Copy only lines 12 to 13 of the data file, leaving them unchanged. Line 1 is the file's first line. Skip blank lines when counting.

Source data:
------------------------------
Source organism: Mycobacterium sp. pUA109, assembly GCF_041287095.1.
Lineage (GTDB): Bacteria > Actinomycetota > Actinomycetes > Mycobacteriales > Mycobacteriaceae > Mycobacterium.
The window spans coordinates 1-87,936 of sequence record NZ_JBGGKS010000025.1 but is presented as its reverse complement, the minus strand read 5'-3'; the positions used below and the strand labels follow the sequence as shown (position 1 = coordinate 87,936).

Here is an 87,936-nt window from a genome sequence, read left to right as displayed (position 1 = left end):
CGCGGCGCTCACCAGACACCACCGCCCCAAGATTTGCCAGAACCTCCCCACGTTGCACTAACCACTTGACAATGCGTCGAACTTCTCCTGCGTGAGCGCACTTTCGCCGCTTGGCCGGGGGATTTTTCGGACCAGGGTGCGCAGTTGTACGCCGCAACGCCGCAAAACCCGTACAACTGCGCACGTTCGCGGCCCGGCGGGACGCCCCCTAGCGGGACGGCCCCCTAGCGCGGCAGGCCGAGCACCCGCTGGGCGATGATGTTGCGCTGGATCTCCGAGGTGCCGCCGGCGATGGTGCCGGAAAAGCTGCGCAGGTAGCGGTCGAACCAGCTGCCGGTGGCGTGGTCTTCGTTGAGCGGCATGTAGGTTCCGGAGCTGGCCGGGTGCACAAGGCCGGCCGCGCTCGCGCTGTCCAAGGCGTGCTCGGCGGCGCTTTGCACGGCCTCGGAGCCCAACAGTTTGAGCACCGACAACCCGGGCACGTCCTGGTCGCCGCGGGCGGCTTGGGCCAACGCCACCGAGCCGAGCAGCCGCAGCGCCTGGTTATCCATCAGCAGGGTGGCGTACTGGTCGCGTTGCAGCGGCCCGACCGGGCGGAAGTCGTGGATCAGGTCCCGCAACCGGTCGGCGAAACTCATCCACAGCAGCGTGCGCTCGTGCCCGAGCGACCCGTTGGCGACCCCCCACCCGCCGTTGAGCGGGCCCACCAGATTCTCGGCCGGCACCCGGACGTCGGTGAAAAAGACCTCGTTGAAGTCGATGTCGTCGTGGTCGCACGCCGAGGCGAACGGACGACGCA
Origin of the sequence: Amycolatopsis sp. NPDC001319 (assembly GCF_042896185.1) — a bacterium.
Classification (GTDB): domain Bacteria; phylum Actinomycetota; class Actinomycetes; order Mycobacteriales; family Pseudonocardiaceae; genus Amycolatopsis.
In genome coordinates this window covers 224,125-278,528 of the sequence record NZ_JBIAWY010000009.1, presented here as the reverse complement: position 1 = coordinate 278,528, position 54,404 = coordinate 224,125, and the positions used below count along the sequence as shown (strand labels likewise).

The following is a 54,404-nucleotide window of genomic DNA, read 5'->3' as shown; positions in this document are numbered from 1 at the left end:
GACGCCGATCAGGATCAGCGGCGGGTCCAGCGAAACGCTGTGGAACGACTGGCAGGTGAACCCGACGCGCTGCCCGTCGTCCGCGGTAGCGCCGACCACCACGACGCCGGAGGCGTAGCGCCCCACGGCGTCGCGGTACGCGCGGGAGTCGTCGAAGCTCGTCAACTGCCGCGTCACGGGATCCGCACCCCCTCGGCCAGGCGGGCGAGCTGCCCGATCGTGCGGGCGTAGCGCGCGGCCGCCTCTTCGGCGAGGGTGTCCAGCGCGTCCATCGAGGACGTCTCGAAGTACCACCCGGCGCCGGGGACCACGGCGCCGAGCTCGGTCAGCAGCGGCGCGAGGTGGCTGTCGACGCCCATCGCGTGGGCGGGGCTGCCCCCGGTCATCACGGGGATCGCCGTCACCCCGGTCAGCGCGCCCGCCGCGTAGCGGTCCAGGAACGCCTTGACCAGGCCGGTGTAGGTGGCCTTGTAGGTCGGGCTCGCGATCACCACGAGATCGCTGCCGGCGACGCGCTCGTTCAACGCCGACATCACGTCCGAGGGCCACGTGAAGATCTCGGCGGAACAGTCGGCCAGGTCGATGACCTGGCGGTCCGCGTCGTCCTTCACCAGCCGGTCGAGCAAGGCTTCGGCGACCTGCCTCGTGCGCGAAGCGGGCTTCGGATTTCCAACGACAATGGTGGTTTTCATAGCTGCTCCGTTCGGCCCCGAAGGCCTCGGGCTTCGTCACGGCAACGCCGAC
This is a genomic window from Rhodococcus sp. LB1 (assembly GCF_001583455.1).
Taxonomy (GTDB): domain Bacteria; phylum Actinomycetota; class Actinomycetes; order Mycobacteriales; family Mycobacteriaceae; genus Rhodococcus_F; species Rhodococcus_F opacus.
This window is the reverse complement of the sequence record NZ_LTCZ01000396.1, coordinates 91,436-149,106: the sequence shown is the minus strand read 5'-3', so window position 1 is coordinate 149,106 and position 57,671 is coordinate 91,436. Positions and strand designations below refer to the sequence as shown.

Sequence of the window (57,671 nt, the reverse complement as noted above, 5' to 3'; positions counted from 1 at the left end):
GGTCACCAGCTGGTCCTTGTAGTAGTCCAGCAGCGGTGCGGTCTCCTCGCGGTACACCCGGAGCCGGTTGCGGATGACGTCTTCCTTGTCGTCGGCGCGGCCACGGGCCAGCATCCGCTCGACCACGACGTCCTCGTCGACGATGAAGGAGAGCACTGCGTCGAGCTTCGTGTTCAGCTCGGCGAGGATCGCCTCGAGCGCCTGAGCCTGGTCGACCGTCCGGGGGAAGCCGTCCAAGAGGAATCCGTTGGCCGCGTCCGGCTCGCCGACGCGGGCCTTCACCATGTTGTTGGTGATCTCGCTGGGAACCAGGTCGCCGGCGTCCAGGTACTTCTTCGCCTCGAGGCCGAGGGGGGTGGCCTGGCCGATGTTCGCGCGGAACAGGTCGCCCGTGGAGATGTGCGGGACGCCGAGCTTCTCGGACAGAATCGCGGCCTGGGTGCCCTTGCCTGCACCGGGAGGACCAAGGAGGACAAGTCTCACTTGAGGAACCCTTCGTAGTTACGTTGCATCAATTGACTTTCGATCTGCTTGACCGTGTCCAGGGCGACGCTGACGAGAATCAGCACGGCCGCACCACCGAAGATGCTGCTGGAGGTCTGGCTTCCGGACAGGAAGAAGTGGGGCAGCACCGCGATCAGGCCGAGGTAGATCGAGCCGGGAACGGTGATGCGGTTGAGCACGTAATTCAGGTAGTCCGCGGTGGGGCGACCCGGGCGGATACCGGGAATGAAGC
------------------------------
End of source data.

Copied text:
Taxonomy (GTDB): domain Bacteria; phylum Actinomycetota; class Actinomycetes; order Mycobacteriales; family Mycobacteriaceae; genus Rhodococcus_F; species Rhodococcus_F opacus.
This window is the reverse complement of the sequence record NZ_LTCZ01000396.1, coordinates 91,436-149,106: the sequence shown is the minus strand read 5'-3', so window position 1 is coordinate 149,106 and position 57,671 is coordinate 91,436. Positions and strand designations below refer to the sequence as shown.